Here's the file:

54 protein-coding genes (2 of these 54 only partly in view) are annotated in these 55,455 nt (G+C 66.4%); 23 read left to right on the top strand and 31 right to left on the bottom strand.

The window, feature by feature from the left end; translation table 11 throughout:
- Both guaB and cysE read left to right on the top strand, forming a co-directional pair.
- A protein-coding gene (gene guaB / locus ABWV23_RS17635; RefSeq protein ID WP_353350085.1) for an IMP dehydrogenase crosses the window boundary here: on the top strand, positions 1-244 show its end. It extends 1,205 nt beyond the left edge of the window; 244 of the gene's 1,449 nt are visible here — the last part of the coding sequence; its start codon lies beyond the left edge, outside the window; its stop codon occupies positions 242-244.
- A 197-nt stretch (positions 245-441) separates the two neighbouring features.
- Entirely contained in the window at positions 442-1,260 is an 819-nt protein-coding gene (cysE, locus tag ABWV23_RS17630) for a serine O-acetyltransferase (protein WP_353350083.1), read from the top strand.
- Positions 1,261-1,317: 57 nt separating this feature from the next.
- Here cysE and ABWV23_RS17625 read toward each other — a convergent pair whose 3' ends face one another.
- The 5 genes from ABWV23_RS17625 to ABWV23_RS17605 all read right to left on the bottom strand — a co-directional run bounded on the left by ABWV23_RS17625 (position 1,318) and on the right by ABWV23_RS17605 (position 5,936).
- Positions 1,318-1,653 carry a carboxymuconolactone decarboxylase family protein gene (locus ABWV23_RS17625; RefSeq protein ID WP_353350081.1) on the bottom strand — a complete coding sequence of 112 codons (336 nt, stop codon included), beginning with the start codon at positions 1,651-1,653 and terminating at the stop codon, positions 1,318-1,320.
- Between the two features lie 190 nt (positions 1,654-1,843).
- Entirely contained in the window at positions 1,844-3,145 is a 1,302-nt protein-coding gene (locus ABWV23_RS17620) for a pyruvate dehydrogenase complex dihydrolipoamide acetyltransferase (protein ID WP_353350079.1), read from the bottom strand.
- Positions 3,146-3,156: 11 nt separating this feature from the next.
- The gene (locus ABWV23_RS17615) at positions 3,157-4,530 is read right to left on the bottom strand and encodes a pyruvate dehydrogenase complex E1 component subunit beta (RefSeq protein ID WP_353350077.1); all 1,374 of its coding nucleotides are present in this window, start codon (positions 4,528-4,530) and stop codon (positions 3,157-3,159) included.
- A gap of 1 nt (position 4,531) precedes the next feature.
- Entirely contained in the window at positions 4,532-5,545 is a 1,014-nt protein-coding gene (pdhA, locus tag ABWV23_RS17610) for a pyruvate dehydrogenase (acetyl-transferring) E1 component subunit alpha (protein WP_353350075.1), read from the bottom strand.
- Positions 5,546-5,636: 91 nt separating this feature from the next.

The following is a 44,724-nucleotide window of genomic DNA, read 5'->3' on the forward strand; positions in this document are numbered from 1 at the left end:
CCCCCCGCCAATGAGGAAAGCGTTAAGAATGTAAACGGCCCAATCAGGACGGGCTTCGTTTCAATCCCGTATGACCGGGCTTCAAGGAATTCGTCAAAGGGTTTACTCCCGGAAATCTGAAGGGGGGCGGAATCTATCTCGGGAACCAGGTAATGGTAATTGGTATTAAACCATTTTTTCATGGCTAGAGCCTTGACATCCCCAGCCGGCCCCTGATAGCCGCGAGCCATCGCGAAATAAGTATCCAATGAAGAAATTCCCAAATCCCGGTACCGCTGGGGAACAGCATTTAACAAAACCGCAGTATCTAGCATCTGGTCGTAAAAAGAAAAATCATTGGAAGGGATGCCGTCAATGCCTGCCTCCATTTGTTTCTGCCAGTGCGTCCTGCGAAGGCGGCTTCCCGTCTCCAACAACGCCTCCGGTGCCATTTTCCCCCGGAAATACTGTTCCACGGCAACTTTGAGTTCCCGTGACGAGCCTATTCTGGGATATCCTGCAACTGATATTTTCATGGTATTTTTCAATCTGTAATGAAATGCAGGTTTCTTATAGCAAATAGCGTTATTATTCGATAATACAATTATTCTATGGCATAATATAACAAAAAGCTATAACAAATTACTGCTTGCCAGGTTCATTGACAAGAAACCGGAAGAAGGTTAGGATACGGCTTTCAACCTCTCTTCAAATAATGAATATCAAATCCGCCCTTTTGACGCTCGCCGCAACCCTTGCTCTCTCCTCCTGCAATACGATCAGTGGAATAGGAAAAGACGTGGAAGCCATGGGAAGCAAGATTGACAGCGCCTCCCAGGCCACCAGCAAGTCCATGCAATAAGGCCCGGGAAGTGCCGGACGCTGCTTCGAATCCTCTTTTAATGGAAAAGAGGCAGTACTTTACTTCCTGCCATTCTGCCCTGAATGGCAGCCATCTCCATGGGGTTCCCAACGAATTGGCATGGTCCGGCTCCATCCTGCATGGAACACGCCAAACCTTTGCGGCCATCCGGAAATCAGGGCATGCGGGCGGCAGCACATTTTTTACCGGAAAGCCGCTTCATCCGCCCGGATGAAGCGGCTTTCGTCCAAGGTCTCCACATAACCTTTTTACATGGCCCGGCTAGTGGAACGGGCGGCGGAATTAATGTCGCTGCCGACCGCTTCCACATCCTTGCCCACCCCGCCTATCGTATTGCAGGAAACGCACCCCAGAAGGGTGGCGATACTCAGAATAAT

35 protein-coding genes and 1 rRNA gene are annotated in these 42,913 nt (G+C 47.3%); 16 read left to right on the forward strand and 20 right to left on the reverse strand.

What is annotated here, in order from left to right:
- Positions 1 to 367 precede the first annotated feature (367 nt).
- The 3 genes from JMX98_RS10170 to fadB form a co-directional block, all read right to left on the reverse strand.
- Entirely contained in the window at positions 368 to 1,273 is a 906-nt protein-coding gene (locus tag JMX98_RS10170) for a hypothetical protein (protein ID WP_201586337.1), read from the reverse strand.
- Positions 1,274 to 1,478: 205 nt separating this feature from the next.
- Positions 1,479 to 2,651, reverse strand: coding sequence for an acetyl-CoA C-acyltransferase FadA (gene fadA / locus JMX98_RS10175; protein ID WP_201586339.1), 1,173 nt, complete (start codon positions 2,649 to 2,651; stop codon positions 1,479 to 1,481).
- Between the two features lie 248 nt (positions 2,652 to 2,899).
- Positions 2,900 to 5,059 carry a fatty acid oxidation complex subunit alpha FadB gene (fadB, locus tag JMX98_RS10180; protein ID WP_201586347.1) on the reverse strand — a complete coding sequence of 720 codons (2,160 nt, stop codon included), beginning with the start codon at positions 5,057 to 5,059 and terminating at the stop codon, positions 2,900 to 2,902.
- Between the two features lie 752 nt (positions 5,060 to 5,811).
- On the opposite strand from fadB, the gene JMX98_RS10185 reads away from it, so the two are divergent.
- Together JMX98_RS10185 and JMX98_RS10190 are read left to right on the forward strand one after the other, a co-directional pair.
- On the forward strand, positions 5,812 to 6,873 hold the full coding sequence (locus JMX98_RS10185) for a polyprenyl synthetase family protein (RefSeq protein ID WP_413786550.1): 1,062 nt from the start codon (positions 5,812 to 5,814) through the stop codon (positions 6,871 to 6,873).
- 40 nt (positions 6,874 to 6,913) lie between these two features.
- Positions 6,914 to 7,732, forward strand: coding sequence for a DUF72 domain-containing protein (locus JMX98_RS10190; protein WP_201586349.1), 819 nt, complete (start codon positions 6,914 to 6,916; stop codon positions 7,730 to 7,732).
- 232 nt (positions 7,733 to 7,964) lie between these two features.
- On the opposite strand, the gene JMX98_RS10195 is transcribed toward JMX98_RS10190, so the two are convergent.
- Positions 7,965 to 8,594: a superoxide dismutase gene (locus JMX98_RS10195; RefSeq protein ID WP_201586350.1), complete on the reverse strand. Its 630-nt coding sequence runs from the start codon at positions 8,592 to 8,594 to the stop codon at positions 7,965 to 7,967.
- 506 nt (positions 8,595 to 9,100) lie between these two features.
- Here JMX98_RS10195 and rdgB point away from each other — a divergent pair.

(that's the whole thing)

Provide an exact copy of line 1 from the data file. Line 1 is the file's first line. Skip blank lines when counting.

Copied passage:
54 protein-coding genes (2 of these 54 only partly in view) are annotated in these 55,455 nt (G+C 66.4%); 23 read left to right on the top strand and 31 right to left on the bottom strand.